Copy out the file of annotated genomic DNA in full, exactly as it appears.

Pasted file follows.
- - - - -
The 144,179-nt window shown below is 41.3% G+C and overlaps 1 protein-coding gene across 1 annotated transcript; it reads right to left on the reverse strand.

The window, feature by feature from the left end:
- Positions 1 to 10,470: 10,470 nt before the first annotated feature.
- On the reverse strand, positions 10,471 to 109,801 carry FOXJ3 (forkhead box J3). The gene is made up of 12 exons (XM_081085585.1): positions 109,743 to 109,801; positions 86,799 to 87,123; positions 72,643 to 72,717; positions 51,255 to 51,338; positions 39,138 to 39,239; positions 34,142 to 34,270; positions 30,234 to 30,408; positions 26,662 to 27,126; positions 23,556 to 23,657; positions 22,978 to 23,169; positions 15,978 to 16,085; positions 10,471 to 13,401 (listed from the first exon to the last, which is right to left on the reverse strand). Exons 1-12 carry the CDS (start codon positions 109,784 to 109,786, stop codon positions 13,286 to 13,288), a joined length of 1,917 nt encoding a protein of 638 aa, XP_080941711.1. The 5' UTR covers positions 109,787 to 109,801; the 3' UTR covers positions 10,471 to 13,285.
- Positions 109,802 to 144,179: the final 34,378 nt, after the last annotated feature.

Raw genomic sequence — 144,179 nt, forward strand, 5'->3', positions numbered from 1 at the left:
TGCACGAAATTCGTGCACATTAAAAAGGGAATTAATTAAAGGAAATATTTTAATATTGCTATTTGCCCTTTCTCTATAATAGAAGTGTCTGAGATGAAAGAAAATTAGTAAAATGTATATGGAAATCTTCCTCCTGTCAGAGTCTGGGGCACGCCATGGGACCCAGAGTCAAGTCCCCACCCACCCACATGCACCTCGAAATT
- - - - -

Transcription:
The 144,179-nt window shown below is 41.3% G+C and overlaps 1 protein-coding gene across 1 annotated transcript; it reads right to left on the reverse strand.

The window, feature by feature from the left end:
- Positions 1 to 10,470: 10,470 nt before the first annotated feature.
- On the reverse strand, positions 10,471 to 109,801 carry FOXJ3 (forkhead box J3). The gene is made up of 12 exons (XM_081085585.1): positions 109,743 to 109,801; positions 86,799 to 87,123; positions 72,643 to 72,717; positions 51,255 to 51,338; positions 39,138 to 39,239; positions 34,142 to 34,270; positions 30,234 to 30,408; positions 26,662 to 27,126; positions 23,556 to 23,657; positions 22,978 to 23,169; positions 15,978 to 16,085; positions 10,471 to 13,401 (listed from the first exon to the last, which is right to left on the reverse strand). Exons 1-12 carry the CDS (start codon positions 109,784 to 109,786, stop codon positions 13,286 to 13,288), a joined length of 1,917 nt encoding a protein of 638 aa, XP_080941711.1. The 5' UTR covers positions 109,787 to 109,801; the 3' UTR covers positions 10,471 to 13,285.
- Positions 109,802 to 144,179: the final 34,378 nt, after the last annotated feature.

Raw genomic sequence — 144,179 nt, forward strand, 5'->3', positions numbered from 1 at the left:
TGCACGAAATTCGTGCACATTAAAAAGGGAATTAATTAAAGGAAATATTTTAATATTGCTATTTGCCCTTTCTCTATAATAGAAGTGTCTGAGATGAAAGAAAATTAGTAAAATGTATATGGAAATCTTCCTCCTGTCAGAGTCTGGGGCACGCCATGGGACCCAGAGTCAAGTCCCCACCCACCCACATGCACCTCGAAATT